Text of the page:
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Banding Together for Waterfowl

Cold, Hard Facts

Five ways to bag birds when the mercury dips
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Manage Your Roost

When cold and snow have pushed birds out of the northern plains, the number of ducks and geese congregating in central Missouri can be staggering.

When the conditions are right, tens of thousands of those birds wind up at Habitat Flats, and guide and part-owner Tony Vandemore says that taking care of the birds that roost on the property is a top priority.

"Managing the roost during the last weeks of a season will make or break our hunting," says Vandemore. "If we mess up the roost at that point, we know we'll likely lose those birds for the rest of the season. But if we play our cards right, we know we'll have hunts that are truly world class."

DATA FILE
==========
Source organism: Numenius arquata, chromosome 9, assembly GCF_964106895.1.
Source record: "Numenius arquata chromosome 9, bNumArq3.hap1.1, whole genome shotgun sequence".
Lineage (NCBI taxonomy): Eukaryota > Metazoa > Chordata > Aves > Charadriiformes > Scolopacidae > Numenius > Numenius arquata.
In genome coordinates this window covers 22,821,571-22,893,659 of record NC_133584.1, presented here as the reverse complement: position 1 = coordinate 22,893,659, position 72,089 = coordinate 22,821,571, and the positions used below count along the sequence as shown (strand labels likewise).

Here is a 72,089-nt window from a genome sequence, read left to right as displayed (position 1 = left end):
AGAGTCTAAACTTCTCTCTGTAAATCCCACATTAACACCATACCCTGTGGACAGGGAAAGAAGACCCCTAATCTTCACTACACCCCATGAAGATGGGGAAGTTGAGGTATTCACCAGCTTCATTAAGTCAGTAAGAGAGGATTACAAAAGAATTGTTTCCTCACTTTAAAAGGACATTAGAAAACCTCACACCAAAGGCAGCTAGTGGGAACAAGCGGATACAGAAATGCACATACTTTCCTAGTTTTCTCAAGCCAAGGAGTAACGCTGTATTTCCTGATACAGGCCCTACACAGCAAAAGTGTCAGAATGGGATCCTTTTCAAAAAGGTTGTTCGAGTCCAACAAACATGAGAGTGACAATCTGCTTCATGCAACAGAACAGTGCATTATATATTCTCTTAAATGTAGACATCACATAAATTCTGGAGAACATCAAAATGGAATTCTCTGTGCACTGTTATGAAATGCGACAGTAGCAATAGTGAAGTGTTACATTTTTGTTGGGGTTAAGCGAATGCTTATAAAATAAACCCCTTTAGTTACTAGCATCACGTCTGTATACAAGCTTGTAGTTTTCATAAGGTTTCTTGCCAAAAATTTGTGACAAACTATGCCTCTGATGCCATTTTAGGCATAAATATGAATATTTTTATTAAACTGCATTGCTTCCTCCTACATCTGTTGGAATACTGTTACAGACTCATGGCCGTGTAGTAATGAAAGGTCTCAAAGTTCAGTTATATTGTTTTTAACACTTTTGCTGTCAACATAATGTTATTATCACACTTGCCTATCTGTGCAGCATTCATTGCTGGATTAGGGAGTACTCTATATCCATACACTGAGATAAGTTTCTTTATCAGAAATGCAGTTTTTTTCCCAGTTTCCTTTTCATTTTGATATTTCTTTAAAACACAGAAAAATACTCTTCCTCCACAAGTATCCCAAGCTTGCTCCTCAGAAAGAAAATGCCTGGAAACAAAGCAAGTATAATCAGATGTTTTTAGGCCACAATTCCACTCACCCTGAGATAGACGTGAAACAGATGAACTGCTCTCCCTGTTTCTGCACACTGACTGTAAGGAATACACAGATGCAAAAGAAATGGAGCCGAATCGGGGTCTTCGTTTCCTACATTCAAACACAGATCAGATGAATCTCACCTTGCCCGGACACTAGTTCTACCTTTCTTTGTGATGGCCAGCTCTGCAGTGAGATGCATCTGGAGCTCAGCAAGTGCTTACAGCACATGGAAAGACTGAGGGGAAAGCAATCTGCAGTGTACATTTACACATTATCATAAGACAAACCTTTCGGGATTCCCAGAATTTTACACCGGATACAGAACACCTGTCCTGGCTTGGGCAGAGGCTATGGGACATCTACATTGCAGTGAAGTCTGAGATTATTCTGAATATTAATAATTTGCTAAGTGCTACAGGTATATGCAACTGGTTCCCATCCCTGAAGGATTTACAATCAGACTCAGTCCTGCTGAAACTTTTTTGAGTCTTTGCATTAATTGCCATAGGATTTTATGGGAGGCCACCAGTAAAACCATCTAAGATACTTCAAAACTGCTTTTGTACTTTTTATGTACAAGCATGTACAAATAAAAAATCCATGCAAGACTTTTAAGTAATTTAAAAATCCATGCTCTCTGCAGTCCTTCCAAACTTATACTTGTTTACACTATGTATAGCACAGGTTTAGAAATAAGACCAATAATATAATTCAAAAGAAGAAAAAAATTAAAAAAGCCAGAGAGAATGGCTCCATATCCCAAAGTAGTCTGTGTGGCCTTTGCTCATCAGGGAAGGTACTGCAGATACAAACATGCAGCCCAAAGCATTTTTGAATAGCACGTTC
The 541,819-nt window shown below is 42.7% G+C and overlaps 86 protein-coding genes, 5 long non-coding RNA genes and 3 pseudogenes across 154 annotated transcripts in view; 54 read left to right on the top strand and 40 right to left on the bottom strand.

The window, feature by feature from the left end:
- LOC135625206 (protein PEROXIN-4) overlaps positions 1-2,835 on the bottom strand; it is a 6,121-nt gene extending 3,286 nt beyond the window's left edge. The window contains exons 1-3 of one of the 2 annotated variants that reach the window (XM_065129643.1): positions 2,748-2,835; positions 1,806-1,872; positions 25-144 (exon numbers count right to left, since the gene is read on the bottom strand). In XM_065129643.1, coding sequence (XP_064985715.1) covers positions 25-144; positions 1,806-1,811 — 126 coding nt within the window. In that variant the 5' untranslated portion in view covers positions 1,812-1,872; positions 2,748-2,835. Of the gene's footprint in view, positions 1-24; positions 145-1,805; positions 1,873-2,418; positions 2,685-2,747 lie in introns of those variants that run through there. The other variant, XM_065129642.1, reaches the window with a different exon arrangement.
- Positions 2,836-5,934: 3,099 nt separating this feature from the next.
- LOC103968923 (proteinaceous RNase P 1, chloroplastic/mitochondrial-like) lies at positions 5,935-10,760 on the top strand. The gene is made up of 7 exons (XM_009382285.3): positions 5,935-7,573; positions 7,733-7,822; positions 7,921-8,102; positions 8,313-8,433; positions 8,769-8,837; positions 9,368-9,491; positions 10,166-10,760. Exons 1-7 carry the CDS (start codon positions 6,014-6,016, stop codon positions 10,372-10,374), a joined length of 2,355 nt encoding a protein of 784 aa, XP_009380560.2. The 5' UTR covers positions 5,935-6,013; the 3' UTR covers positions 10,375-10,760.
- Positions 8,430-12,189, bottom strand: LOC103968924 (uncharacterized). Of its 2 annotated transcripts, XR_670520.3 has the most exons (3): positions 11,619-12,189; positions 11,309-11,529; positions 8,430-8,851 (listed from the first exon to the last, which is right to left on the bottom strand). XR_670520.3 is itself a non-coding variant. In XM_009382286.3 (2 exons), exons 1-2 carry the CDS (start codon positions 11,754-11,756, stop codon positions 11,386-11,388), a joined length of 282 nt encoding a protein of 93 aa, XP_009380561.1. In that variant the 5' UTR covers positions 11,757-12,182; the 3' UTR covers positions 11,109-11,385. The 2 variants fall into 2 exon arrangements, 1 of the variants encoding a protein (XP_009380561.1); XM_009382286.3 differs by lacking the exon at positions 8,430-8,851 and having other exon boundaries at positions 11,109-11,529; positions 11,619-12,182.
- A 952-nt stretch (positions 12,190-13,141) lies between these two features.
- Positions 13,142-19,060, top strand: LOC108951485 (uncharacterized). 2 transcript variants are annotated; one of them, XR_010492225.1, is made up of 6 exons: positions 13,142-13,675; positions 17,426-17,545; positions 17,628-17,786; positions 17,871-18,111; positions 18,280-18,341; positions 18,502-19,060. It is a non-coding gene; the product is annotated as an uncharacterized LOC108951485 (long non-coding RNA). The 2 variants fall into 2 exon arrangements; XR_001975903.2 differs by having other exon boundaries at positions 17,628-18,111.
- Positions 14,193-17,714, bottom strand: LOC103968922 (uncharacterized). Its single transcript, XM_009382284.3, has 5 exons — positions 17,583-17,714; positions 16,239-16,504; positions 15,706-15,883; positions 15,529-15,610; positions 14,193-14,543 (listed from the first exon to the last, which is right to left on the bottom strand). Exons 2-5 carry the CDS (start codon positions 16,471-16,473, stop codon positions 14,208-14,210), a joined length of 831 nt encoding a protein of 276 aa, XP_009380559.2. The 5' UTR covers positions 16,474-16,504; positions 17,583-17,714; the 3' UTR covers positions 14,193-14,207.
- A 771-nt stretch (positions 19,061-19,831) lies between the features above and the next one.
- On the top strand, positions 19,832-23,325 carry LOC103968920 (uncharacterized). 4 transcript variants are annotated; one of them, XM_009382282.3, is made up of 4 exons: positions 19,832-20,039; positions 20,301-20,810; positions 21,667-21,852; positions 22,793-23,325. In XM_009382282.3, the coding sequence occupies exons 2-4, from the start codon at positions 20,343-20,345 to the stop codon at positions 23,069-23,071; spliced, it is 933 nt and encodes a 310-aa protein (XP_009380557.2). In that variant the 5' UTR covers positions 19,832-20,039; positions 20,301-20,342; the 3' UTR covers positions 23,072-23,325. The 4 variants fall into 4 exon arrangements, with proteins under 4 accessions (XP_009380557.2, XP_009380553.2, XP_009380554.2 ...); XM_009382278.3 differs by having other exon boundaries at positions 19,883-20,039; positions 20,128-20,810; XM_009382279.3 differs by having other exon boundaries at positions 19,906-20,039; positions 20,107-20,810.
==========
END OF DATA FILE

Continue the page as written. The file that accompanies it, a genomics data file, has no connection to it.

Vandemore says, when the temperature is cold, ducks will stay on the roost longer in the morning and return earlier in the afternoon from feeding in order to keep the water open. Allowing this pattern to stay free from hunting pressure is key, he says.

The wind can also be friend and foe when trying to manage birds roosting on the property.

If you hunt too close on the upwind side of a roost, you may as well kiss those birds goodbye, he says.

But if you're able to hunt downwind from the roost, Vandemore says, you can have a banner hunt without the bulk of the birds knowing you were even there.


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